I, for one, know intimately what it is like to fail in a contest which meant the absolute world to me. The pain of a failed democratic contest is like no physical pain known, it gnaws at your gut, your soul, your heat and your values. It eats your very being.
I have found though, that as the sensation of defeat eases, and it does, it is replaced with an immortal inner strength which welds itself to your frame and reinforces it with fortified traits of integrity and resilience. The sensation of conquest is eventually replaced with a sense of calm.
I have been reading the commentary around the recent local government elections and the words from those elected, re-elected, those deposed and those who have failed in their bid for a seat at a table of influence.
There are words of congratulations, commiserations, disappointment and of encouragement. Supporters of those successful are quick to align their views with those of the victor and to offer sagely advice to the vanquished.
Not long after the metaphorical dust settles (unless you live in regional SA, then it is likely to be dusty in the precursor to summer anyway!) people go back to their busy lives and the earth will continue to orbit the sun.
But what of those who have given all of their waking hours to public service or have stopped their ‘normal’ routine in pursuit of election to serve in public office? I salute them. I salute their courage. I salute their commitment to a cause.
I may not share their politics, their opinions, their visions or their religion for that matter, but I do value their bravery in having a go.
Following my unsuccessful Senate campaign, a dear friend offered the following words of encouragement to me, he wrote; “So many talk about running for office but few have the guts or the get up and go, to give it a go. You did - and that says volumes about you and your strength of character. You went from a cold start to 600 people being so impressed with you they got their arse into a box on a Saturday and gave you a tick - out of all the people they could choose - they chose you!
He also shared this quote which has been his companion for more than 35 years.
Nothing in the world can take the place of Persistence. Talent will not; nothing is more common than unsuccessful men with talent. Genius will not; unrewarded genius is almost a proverb. Education will not; the world is full of educated derelicts. Persistence and determination alone are omnipotent. The slogan 'Press On' has solved and always will solve the problems of the human race. Calvin Coolidge - 30th president of US (1872 - 1933)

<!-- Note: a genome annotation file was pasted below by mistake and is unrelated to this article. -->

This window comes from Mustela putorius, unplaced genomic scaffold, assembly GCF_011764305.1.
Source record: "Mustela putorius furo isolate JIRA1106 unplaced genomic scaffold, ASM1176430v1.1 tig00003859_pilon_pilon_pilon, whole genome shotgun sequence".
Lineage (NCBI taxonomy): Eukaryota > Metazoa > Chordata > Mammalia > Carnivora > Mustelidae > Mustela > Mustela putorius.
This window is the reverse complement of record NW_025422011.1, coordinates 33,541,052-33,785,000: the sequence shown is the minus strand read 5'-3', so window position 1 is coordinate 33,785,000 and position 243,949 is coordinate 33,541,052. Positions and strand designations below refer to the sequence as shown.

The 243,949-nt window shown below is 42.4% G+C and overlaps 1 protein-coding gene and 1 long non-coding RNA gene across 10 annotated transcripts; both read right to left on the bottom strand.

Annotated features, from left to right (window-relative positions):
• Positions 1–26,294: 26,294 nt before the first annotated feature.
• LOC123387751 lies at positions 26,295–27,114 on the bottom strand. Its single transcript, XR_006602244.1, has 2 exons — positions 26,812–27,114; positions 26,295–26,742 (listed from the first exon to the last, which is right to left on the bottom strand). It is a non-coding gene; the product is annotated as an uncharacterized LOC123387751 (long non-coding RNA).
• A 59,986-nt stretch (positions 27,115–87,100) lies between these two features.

I say congratulations to each and every victor and a hearty well-done to those who had a crack and were not successful on this occasion; or were ousted by way of the election process and the inability to reach a quota. Each and every one of you can be proud of a remarkable personal victory.
To those who are now office bearers for the first time or have held onto office, please don’t discount the privilege.
Work hard. Listen. Listen intently to your supporters and to your detractors. Listen to your constituents, your peers, your confidants. Ask questions, seek clarification. Understand their issues and concerns. Trust.
Act with grace, dignity, and integrity and with a sense of purpose. Make difficult decisions. Make important issues popular and continue to make popular issues important.
Consider our precious environment in your decision making, understand that without our environment there is no economy.
Be just in your actions and have faith in your abilities. Learn from errors in judgment, yours and others. Make better choices.
Have a firm handshake, make eye contact. Commit to memory the names of individuals who inspire you.
If you have an important message for someone, put pen to paper, write a hand-written note and post it.
Above all have no regrets. Be glad because you have followed your heart and your head. You only get one chance at this remarkable life and to make a difference.